I’m a big fan of “Lucifer” on Fox. It’s much better than the DC/Vertigo book that the show is based on, which is pretty funny because the TV version of “American Gods” (both properties conceived by author Neil Gaiman), is awful compared to the book it’s based on.
Anyway, there’s this scene in the second season of Lucifer where he plays the show’s theme song on a bass guitar and sings, “Crime-solving devil / it makes sense, don’t overthink it.” The scene is hilarious, and you can see it here.
But there’s also a great lesson to be found here too. (Isn’t there always? Aren’t you tired of marketing people teaching you lessons and abusing words like “value” until they have no meaning left in their cold, dead corpse? )
For people who have never seen the show, I can describe “Lucifer” on Fox by simply saying “crime solving devil.” That’s it. That’s all you need to know about the show. After hearing that, you’re either sold on seeing it, or you’re not interested. It’s a simple concept. All the other stuff the show entails is just window dressing to keep you hooked. (Kind of like a brand, when you think about it.)
The same is true for marketing and advertising in the 21st Century. It’s simple: “Good brand. Great product. Excellent service.”
That’s all you need to know. If you have a great product that people like, enjoy, and helps them save time/money / or solves some other REAL problem, they’ll do the marketing for you. Especially if your customer service and their experience in getting your product are of the best possible quality, you can make it. And the brand? Well, the brand is just what you use to draw keep people around for as long as you can.
Remember: There is NO such thing as brand loyalty. So even though you should try to keep your customers around for as long as you can, don’t think for a second someone loves you more than they love their dog. Or porn. Everyone loves porn, even if they say they don’t.
How do you promote your product?
By doing what I mentioned above (great product, great customer service, good brand) first. Once that’s all straightened out, online you focus on SEO+, word of mouth marketing, and email marketing. Offline you focus on great advertising and public relations.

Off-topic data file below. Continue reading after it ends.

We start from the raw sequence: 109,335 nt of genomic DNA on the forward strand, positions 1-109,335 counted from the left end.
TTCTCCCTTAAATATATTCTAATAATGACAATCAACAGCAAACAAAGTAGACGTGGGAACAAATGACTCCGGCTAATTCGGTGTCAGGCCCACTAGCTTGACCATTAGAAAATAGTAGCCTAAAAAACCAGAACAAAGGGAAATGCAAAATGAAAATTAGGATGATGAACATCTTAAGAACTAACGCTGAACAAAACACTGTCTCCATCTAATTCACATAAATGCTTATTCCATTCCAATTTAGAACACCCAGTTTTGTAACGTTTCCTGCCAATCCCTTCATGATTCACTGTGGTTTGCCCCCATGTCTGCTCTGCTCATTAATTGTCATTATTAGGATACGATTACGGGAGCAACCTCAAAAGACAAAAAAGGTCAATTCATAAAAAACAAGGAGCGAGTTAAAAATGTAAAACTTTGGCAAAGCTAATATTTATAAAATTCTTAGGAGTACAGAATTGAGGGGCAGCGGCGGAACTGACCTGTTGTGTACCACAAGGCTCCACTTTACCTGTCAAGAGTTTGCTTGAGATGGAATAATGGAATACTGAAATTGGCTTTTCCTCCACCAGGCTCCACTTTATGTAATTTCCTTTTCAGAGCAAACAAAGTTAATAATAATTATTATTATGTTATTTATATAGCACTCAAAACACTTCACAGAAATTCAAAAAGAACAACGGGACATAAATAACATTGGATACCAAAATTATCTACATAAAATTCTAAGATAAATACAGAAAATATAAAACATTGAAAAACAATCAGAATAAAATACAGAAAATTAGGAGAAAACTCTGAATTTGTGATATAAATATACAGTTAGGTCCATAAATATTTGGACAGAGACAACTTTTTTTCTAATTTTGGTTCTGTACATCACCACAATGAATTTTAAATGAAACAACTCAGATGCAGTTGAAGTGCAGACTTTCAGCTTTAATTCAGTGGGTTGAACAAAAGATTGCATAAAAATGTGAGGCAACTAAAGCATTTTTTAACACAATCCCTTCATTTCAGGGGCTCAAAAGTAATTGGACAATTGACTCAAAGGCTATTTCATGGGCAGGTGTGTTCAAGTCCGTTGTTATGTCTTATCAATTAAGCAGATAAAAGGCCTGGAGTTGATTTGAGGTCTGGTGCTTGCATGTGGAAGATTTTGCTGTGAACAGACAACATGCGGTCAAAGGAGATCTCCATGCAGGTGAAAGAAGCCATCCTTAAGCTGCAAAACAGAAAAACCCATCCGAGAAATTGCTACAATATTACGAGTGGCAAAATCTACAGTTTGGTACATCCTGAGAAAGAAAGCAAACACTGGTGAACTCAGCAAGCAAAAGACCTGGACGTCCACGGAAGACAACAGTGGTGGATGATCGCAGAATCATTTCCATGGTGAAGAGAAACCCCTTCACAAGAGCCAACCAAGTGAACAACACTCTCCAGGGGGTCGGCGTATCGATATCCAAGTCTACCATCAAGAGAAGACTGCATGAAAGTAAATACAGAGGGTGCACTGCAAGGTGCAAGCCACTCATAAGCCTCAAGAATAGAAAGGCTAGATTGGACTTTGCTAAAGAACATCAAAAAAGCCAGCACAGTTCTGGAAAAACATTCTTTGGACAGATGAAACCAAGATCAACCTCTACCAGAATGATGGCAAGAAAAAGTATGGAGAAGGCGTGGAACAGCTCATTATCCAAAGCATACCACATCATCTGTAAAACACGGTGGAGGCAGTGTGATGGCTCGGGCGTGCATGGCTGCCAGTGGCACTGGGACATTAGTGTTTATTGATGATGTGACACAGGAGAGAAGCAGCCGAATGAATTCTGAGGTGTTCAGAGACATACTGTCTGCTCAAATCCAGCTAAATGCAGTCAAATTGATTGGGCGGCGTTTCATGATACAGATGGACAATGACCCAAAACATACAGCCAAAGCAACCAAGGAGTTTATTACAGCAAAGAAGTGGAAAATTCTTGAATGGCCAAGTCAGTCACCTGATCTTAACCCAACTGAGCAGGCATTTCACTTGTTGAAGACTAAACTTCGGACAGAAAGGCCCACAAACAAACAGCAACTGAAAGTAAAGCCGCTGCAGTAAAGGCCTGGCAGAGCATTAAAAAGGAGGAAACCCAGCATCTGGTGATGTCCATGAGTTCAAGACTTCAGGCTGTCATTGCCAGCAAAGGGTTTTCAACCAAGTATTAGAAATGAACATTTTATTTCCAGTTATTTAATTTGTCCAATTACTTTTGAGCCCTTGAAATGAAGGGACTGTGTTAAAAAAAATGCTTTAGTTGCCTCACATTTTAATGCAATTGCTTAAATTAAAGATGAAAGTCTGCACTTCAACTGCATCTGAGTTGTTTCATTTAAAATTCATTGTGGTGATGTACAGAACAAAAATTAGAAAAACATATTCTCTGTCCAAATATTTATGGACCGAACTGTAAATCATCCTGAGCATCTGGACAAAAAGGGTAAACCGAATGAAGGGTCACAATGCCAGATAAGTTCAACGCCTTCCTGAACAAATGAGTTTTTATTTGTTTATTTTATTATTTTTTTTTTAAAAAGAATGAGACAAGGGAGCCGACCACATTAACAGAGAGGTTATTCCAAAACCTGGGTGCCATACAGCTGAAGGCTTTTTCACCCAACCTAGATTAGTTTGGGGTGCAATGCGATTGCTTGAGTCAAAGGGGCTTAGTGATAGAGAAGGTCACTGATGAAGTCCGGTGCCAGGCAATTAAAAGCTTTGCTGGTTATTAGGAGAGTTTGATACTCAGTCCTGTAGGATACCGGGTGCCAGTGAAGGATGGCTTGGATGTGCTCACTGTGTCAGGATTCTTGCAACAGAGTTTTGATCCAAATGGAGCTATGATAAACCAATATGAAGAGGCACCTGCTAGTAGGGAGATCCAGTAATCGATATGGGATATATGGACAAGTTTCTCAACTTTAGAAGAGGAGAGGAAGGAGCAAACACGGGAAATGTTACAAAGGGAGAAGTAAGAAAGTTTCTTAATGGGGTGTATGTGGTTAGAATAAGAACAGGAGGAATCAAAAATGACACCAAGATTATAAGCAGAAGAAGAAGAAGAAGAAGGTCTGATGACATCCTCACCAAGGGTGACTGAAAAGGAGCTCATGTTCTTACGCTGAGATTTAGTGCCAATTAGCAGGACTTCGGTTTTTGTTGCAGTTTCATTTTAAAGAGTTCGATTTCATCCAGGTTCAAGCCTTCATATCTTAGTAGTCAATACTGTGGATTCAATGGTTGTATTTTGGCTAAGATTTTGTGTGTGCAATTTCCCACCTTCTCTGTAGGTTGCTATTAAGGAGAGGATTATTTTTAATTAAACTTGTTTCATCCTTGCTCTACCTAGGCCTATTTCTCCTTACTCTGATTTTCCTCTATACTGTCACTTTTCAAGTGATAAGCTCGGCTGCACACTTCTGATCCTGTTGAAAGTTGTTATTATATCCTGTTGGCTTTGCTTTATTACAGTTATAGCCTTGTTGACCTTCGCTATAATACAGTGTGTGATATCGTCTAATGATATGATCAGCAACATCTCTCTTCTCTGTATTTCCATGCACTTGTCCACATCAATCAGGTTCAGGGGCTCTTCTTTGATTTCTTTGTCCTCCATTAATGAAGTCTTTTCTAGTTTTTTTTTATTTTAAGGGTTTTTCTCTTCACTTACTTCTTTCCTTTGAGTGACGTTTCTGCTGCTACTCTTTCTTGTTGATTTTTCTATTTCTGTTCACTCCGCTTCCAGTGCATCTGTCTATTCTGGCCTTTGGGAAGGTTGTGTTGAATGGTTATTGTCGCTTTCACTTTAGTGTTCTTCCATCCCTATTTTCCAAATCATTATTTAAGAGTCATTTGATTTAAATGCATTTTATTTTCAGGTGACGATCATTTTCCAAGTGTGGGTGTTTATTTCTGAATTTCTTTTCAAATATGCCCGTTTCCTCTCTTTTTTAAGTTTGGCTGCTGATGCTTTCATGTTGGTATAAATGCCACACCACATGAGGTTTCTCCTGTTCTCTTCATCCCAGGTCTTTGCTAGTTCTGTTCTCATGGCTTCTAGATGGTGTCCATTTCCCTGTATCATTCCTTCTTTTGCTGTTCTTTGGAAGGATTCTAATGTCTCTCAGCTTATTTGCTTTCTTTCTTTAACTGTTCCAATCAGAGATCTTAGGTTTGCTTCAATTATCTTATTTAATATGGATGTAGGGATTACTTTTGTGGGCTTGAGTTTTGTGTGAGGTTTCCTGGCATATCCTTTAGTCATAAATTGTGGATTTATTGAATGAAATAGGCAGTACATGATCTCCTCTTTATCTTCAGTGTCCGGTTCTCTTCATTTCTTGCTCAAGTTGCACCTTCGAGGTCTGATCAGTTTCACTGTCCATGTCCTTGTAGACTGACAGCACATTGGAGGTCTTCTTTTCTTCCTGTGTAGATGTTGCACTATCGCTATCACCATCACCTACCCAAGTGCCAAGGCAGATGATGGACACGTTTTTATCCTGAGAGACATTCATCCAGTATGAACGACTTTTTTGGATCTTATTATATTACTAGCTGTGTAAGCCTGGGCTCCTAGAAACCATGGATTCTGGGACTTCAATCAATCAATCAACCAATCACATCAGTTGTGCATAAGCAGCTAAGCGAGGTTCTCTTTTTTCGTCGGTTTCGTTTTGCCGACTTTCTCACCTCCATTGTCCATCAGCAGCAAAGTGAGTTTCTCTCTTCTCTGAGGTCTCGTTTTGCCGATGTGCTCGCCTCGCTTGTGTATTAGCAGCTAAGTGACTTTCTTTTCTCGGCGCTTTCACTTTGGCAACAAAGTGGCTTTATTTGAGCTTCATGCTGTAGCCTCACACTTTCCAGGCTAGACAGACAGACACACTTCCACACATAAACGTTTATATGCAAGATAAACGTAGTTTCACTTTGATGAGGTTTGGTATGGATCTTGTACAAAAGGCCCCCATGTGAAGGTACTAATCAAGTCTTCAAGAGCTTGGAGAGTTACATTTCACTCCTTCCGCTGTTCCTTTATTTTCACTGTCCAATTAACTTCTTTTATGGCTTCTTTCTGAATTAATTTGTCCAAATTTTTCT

Note: When I say SEO+, I use that as a catchall term. So I include voice-activated assistants like Alexa and their results, search results you get on your mobile device, and what is usually referred to as content marketing to boost your results.
I also include paid search advertising in here as well. I just don’t think SEM, search engine marketing, is a good enough term because it generally only refers to paid SEO tactics, and content marketing is this vague and amorphous thing. We don’t need vague and amorphous. We need clear, simple, and direct. So, SEO+.
The problem is that we tend to overthink all of this stuff. But it’s not hard. I promise. The challenge is that doing all of this takes time, patience, and in more than a few instances, a lot of luck. But no one wants to hear that. We’re all super ADD and obsessed with dumb metrics that don’t mean anything.
The only metrics that should ever matter is whether or not you’re making more money than you did before you started the tactics I mentioned above, and whether or not you’re attracting new customers. Everything else is bullshit.
I’m going to repeat that, because although this all sounds nice and simple, what I’m saying is really controversial: Everything else is bullshit.
Don’t overthink it. When you do, you waste time, money, and other resources you’re never going to get back.